These are challenging times. New information is coming out on a daily basis. There is a good chance that the way you run your business today is not the way you were running it when the new year started. We asked our writers to create articles that help you run your business while maintaining your social distancing.
The National Federation of Independent Business (NFIB) Research Center recently released a survey analyzing the state of small business and the United States Small Business Administration's Paycheck Protection Program (PPP).
Survey results were released on July 27 with 71 percent of small business owners polled having already used up their entire PPP loan. According to the NFIB, the 29 percent still using their loan proceeds were not far behind. Forty-six percent of borrowers said they anticipated needing additional financial support in the next six months.
NFIB Director of Research & Policy Analysis Holly Wade commented, “Current economic conditions are putting significant stress on small business owners struggling to balance lower sales, expenses, and longer-term sustainability. Even for those owners who have exhausted their PPP loan, the economic conditions have not yet returned to levels that can support business activity for many.”
The NFIB said borrowers are waiting for lenders to start accepting loan forgiveness applications as the SBA recently issued processing instructions. Just over one-third of small business borrowers said they planned to use the SBA-provided EZ form with another 61 percent saying they were not sure which form they would use.
Twenty-one percent of survey respondents said they have, or anticipate having, to lay off employees after using the PPP loan. This number was down by only one percent from what respondents said a month prior.
The survey also found that almost half of small business owners (46 percent) are "nearly back to where they were" with some even exceeding pre-COVID sales levels. Thirty-two percent of respondents reported sales levels of 50-74 percent from last year. Twenty-one percent of small businesses still in operation have sales levels that are less than half of what they were at the same time in 2019.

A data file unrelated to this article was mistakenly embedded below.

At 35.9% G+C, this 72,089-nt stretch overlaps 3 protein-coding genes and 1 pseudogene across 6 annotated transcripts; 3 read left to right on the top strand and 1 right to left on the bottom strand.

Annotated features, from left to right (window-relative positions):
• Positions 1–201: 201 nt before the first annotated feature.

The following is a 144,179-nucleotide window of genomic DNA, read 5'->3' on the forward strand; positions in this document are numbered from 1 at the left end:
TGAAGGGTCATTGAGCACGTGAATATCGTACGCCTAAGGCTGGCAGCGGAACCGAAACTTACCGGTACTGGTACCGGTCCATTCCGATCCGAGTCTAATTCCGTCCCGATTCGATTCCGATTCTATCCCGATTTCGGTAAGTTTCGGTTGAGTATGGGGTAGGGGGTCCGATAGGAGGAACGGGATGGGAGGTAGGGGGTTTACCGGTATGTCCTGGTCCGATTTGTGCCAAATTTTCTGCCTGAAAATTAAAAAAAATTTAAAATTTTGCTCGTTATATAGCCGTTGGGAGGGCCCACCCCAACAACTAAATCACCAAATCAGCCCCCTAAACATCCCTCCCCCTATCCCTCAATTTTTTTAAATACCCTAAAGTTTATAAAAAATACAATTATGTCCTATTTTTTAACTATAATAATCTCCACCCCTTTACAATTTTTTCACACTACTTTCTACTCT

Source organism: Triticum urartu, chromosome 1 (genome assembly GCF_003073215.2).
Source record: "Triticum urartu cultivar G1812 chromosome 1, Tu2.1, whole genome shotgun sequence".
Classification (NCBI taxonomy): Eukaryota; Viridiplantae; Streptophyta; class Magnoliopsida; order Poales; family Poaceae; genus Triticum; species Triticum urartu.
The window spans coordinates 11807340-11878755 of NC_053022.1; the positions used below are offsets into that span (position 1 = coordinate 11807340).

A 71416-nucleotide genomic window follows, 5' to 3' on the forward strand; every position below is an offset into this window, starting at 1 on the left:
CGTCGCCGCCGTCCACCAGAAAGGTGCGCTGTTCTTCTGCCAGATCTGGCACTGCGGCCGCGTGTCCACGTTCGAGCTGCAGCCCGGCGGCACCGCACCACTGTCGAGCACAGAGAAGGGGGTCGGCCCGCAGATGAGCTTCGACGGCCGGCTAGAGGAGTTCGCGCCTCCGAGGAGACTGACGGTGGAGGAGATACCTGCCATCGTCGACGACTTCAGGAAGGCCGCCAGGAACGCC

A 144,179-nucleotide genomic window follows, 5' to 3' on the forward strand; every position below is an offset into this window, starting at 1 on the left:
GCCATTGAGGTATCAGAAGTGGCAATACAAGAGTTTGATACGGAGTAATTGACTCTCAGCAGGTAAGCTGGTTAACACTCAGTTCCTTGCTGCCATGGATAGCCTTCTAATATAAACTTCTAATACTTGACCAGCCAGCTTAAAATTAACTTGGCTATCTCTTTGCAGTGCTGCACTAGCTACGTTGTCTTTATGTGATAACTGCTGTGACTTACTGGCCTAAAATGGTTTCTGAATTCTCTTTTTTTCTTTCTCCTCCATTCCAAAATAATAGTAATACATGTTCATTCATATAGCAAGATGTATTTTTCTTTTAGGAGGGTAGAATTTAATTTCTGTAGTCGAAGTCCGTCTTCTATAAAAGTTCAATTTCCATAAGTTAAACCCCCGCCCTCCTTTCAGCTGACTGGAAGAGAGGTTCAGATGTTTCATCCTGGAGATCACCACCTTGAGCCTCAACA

Twenty-three percent of small business owners indicated they will have to close their doors if the current economic conditions do not improve in the coming six months. An additional 22 percent said they anticipate they will be able to operate no longer than 7-12 months more under these same conditions. Over half (56 percent) say they are now better situated than pre-COVID, and do not anticipate any near-term problems.
Here's a look at how respondents are struggling with various business expenses:
Image via NFIB
Mortgage/rent/lease payments remain a top challenge, with nearly 54 percent of small business owners renting their business property and 40 percent owning. Seven percent both rent and own business properties. Nearly a third own investment properties and 77 percent of those owners collect rent from these properties. Thirty-four percent of those who have renters said they are experiencing more difficulty than usual collecting rent.
When it comes to the coronavirus itself, 35 percent of small business owners say they are "very" or "moderately" concerned about contracting it while operating their business. An additional 35 percent are "somewhat" concerned. Meanwhile, the vast majority (86 percent) are 100 percent involved in daily operations. Another 10 percent are over 75 percent involved.
It's clear that many business owners expect to continue to face substantial obstacles in the near term, but it is encouraging that others are managing to do better with their business than they were before the coronavirus pandemic began.